Local elections 2013: What they could mean for Sussex

Generic voting picture from 2004
Image caption Local elections take place in 12 Sussex districts on 2 May

The local elections on 2 May are almost under way but what will they mean for Sussex?

East Sussex, the smaller of the two Sussex county councils, has 49 seats.

In 2009, 29 seats were held by the Conservative party, 13 by Liberal Democrats, four by Labour and three by independent councillors.

The Liberal Democrats hope to make gains in the Rother, Wealden and Eastbourne districts, while the Conservatives will be targeting Lewes.

Control of the council has been held by the Conservative party in every local election since 1973, except on three occasions - 1985, 1993 and 1997 - when there was no overall control.

This year UKIP are putting up 48 candidates in East Sussex. The Green party will also be fielding 23 candidates.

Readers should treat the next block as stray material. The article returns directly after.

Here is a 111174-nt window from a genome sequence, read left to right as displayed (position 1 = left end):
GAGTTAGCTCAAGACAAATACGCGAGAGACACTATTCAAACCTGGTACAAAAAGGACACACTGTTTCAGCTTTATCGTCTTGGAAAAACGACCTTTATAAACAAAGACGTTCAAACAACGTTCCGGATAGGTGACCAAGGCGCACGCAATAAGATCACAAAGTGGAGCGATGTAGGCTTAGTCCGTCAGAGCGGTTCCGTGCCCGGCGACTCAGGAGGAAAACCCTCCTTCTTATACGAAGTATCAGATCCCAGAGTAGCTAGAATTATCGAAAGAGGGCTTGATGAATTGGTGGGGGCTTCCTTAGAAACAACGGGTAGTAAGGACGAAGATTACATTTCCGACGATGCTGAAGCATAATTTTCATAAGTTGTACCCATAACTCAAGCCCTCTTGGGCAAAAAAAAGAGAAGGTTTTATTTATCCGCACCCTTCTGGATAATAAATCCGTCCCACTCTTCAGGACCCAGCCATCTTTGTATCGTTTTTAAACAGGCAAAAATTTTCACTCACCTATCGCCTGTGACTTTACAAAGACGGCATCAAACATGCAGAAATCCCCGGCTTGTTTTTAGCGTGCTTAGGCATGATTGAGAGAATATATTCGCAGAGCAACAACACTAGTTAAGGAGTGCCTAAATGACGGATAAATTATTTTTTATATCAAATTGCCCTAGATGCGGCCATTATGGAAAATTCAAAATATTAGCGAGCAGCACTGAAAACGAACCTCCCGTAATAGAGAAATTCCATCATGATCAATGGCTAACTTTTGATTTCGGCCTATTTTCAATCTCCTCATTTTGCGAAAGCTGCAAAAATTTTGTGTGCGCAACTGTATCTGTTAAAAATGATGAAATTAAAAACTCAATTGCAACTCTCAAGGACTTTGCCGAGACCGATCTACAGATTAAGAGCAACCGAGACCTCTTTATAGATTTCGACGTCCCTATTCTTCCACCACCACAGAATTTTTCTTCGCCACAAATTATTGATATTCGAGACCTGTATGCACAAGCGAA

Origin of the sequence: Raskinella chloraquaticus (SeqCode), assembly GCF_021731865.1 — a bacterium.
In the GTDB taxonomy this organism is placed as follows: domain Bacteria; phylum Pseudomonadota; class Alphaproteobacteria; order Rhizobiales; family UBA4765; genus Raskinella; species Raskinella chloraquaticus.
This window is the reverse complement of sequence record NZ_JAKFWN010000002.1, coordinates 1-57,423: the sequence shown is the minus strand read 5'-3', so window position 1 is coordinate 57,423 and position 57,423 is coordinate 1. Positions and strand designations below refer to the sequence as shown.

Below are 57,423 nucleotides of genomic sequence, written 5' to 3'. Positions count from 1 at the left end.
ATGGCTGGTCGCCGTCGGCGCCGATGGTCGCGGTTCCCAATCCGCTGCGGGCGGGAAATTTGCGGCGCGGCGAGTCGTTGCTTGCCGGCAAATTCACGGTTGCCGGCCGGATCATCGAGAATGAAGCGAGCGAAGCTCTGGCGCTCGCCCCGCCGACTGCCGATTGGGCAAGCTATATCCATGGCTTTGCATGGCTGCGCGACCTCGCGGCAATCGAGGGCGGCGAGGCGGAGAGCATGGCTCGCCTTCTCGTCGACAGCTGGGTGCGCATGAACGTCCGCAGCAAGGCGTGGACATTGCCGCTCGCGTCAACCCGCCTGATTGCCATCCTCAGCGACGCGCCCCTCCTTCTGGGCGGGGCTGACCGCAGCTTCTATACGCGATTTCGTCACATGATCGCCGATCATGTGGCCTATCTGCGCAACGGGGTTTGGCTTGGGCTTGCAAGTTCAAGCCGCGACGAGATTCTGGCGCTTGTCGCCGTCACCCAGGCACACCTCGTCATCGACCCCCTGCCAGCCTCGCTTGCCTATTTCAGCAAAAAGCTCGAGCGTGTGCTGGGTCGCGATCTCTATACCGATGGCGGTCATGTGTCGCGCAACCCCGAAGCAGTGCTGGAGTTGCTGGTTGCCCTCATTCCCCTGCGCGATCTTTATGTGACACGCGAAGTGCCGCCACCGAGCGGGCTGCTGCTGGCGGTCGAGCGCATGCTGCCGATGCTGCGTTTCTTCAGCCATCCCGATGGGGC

Coalition party contest

West Sussex County Council has 71 seats, and has been under Tory party control for nine of the last 10 elections. The only exception was in 1993 when there was no overall control.

Prior to 2 May, the Conservatives had 30 more seats than the Liberal Democrats' 18. Labour held three, UKIP had one and and there was one independent.

Much of the contest here will be between the two coalition parties, although Labour will be hoping to make gains in Crawley, a marginal parliamentary constituency which the party held before the last general election.

UKIP is fielding 70 candidates in West Sussex, the Greens 22 and there are single candidates for the British National Party, Patria, the Justice Party, the Socialist Labour Party and the Peace Party.

Local elections will take place in 5 East Sussex districts and 7 West Sussex districts on 2 May.

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